CNIL held that the information provided by Google was not easily accessible to its users. Essential information, such as the purposes of data processing, data storage periods and categories of personal data used for ad personalisation were “excessively disseminated” across several documents. The relevant information was only accessible after a number of steps, sometimes as many as 5 or 6 (such as geo-tracking service). In addition, some information was seen to be “not always clear nor comprehensive”. CNIL stated that users would not be able to fully understand the extent of the processing operations, bearing in mind that such processing is seen as “particularly massive and intrusive” due to the number of services offered, around 20, the amount and the nature of the data processed and combined. The purposes, legal basis for processing, as well as the categories of data processed stated in the documents were considered to be too generic and vague and the retention periods information was not sufficient.      

"A violation of the obligation to have a legal basis for ad personalisation processing"

According to CNIL, Google stated that it obtained the user’s consent for ad personalisation purposes, however, the committee considered that the consent was not validly obtained. The information on processing for the ads personalisation was mentioned in several documents which did not help with the users being able to understand such information, therefore “the users’ consent is not sufficiently informed.” Secondly, the collected consent was deemed “neither “specific” nor “unambiguous”. Even though users were able to modify some options at the point of creating their account, the GDPR was not “respected” as the ads personalisation configurations were pre-ticked. The GDPR, however, states that consent is “unambiguous” when a clear affirmative action by the user is taken by ticking a non-pre-ticked box or similar. Finally, before creating an account, the user is asked to tick the box “I agree to Google’s Terms of Service” and “I agree to the processing of my information as described above and further explained in the Privacy Policy” at the point of creating an account. Therefore, the consent given is for all the processing operations carried out by Google (ads personalisation, speech recognition and others) whereas the GDPR provides that consent is only “specific” when given separately for each purpose. The amount of fine was said to be justified due to the “severity of the infringements observed regarding the essential principles of the GDPR: transparency, information and consent.” It seems that Google intend to appeal the fine and this too will give us all vital pointers on what the GDPR will mean to businesses in 2019.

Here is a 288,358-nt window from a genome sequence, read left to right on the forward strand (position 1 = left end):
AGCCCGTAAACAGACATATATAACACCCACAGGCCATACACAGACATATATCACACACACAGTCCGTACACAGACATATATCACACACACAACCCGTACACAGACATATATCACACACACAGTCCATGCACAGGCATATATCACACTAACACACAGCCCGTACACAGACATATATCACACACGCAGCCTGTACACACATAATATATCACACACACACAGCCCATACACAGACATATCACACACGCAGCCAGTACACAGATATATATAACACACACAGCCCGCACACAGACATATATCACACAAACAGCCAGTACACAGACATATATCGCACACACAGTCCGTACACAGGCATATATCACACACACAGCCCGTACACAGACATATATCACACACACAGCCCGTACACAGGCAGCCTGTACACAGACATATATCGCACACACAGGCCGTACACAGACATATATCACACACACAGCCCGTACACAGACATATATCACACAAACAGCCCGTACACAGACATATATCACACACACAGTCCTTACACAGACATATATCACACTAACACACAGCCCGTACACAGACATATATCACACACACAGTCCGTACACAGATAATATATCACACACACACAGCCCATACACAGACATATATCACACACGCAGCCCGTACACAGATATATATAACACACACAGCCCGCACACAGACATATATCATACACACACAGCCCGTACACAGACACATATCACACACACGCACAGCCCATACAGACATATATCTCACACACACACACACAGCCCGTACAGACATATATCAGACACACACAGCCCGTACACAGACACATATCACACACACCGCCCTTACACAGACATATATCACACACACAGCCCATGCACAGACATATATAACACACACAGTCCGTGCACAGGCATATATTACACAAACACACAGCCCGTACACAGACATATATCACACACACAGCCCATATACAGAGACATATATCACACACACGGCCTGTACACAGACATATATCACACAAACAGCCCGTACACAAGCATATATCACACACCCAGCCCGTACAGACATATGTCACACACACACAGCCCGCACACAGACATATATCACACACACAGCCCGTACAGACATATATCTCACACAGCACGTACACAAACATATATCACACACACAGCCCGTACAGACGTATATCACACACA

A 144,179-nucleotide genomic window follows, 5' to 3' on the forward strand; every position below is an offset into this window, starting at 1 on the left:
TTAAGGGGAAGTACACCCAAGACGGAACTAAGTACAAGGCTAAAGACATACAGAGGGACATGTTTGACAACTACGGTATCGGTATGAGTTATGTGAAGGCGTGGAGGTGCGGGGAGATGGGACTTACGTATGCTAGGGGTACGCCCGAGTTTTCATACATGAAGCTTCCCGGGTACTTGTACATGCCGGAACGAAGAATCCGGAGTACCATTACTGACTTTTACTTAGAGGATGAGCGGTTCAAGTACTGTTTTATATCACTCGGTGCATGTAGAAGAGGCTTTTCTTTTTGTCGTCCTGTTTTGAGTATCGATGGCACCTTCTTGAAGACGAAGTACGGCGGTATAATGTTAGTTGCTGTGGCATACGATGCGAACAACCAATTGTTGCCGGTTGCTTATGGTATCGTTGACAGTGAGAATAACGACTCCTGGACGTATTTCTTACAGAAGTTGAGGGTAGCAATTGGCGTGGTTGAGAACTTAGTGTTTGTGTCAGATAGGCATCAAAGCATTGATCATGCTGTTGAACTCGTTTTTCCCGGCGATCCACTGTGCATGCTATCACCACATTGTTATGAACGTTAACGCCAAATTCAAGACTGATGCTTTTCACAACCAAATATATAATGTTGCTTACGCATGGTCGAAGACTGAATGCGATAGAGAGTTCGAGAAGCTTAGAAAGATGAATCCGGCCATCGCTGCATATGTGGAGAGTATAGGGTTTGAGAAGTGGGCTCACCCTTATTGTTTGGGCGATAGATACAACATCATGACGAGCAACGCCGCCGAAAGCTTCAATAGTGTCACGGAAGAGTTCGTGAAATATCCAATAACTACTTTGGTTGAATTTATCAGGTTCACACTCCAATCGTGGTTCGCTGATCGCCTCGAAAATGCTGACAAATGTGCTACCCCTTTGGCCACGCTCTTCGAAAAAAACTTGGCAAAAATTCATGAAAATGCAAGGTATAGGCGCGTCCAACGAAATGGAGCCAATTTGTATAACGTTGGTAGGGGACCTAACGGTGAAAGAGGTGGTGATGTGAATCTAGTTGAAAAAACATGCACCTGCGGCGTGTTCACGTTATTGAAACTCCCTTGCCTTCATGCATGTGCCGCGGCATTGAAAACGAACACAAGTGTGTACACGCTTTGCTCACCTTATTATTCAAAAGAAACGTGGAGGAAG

Journey further

 The author of this article is expert LawBrief Alla Fairbrother. For further business legal advice, please enter an enquiry or call us today on 020 7148 1066 to speak to a member of our friendly Client Care Team.  Data Protection - What have we learned from 2018 Amazon Hit With Data Breach GDPR and Digital Marketing GDPR Checklist GDPR Products and Services

In closing

Nothing in this article constitutes legal advice on which you should rely. The article is provided for general information purposes only. Professional legal advice should always be sought before taking any action relating to or relying on the content of this article. Our Platform Terms of Use apply to this article.